8. 8. How is Power Measured? <ul><li>Measures amount of force at rear hub, using strain gauges and speed of hub </li></ul><ul><li>Measures amount of torque exerted on pedals or rear hub multiplied by speed or angular velocity </li></ul>
  9. 9. Power is Energy 1 Kcal = 4.186 Kjoules Most humans are about 22-25% efficient on a bike, meaning only 22-25% of the kcals you burn actually goes into the bike, therefore: 4.186 Kjoules x .22 = 1 Kjoules Video
  10. 10. Benefits of Training with Power <ul><li>Establish baselines </li></ul><ul><li>Gauge efforts and improvements </li></ul><ul><li>Make comparisons </li></ul><ul><li>Quantify work </li></ul><ul><li>Determine ‘individuality’ </li></ul><ul><li>Keep training history </li></ul><ul><li>Work with coach </li></ul><ul><li>Implement stimulus/response </li></ul><ul><li>Determine work required for event or replenishment (KJ) </li></ul>
  11. 11. Power Chart BASE Aerobic Conditioning THRESHOLD ANAEROBIC CONDITIONING MAX NEUROMUSCULAR 120:00 60:00 30:00 10:00 5:00 1:00 :30 :05
  12. 12. Power vs. Heart Rate Holding Power Avg 175w Avg 150 HR Holding HR Avg 170w Avg 155 HR
  13. 13. “ The principles of training have not changed .” -Allen Lim
  14. 14. Principles of Training <ul><li>Specificity </li></ul><ul><li>Periodization </li></ul><ul><ul><li>Overload </li></ul></ul><ul><ul><li>Recovery </li></ul></ul><ul><li>Individuality </li></ul>
  15. 15. Stimulus vs. Response Stimulus / Cause Response/Effect Training Load Performance Power
  16. 16. Positive Adaptation <ul><li>Training is a process of breaking down and rebuilding </li></ul><ul><ul><li>Gradually tax systems by working against load greater than used to </li></ul></ul><ul><ul><ul><li>Proper rest & nutrition </li></ul></ul></ul><ul><ul><ul><li>Body programs systems to become stronger & develop stamina </li></ul></ul></ul><ul><li>Negative Adaptation </li></ul><ul><ul><li>Too much load/not enough rest & nutrition </li></ul></ul><ul><ul><li>Not enough load/too much rest & nutrition </li></ul></ul><ul><li>Maximize Rate of Energy Production/Release Over Time without over-training </li></ul><ul><li>The absolute way to know  Measure & Monitor! </li></ul><ul><ul><li>Everyone is an individual! </li></ul></ul>
  17. 17. Progression <ul><li>Progression is the successive increase in overload </li></ul><ul><li>Cycles of increased work are followed by reduced work </li></ul><ul><ul><li>Work can be increased by changing volume, intensity, or frequency </li></ul></ul><ul><li>Increases in work should be small: </li></ul><ul><ul><li>10% rule </li></ul></ul><ul><ul><li>Real life: performance goal vs. current performance vs. time frame </li></ul></ul>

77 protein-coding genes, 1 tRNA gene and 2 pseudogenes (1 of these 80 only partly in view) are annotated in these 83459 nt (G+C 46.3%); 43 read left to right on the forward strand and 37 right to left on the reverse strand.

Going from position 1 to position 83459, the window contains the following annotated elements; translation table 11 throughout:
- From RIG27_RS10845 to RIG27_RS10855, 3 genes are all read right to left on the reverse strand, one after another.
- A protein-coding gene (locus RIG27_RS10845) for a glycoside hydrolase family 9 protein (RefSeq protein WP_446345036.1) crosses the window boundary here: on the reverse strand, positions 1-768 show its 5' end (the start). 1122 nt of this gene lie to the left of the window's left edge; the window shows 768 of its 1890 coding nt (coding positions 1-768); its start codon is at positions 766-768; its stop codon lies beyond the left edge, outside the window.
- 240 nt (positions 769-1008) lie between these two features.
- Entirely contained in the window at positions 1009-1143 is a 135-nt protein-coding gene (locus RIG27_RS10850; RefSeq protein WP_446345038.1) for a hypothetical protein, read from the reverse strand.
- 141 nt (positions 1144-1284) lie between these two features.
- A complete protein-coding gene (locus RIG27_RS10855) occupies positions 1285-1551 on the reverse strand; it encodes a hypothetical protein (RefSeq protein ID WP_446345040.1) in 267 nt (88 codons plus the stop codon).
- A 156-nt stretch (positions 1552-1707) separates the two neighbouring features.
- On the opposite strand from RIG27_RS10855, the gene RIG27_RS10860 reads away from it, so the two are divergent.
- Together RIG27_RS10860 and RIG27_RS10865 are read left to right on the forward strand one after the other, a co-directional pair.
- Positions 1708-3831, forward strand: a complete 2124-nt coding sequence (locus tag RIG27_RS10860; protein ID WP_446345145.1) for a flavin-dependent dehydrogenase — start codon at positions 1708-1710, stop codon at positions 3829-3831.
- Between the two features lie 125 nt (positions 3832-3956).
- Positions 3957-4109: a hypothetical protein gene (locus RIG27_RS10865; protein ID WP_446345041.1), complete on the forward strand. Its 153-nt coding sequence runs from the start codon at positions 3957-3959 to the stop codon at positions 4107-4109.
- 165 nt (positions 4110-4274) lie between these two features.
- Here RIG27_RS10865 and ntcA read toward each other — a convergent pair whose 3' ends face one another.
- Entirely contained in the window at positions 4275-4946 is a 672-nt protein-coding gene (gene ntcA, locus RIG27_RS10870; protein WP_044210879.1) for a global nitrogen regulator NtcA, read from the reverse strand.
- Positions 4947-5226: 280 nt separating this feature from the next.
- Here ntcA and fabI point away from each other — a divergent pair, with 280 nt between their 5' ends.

18. 18. Recovery <ul><li>Overload phase ends with an acute drop in performance, whereas the recovery phase ends with a restoration or increase in performance </li></ul><ul><li>Adaptive processes occur during the recovery phase (e.g., protein synthesis, restoration of homeostasis) </li></ul><ul><li>There is no such thing as overtraining, just under-resting </li></ul>
  19. 19. Individuality <ul><li>Everyone is different </li></ul><ul><ul><li>Training should reflect individual’s physiological systems & muscle fiber recruitment </li></ul></ul><ul><li>Different responses take place at different intensities </li></ul><ul><ul><li>Categorize and train these intensities (zones) relative to measurable markers </li></ul></ul><ul><li>By working zones, body responds to the specific demands </li></ul><ul><ul><li>Adjust Training Zones based on changes in markers </li></ul></ul>
  20. 20. Take the Power Test <ul><li>Determines threshold power </li></ul><ul><ul><li>Starting point for getting fitter </li></ul></ul><ul><ul><li>Frame of reference for getting faster </li></ul></ul><ul><ul><li>Measuring tool for going further </li></ul></ul><ul><li>Sub-maximal </li></ul><ul><ul><li>Honest perception of ‘hard’ </li></ul></ul>
  21. 21. Training Application <ul><li>Climbing </li></ul><ul><ul><li>Warm Up </li></ul></ul><ul><ul><li>Zone 4 (225-275 watts) , 2x15 min on, 10 min off </li></ul></ul><ul><ul><li>Cool Down </li></ul></ul><ul><li>Faster </li></ul><ul><ul><li>Warm Up </li></ul></ul><ul><ul><li>Zone 5 (276-300 watts), 4x4 min on, 4 min off </li></ul></ul><ul><ul><li>Cool Down </li></ul></ul><ul><li>Endurance </li></ul><ul><ul><li>Zone 2 (150-180 watts), 2 hours, 1,000 KJ </li></ul></ul>
  22. 22. Questions?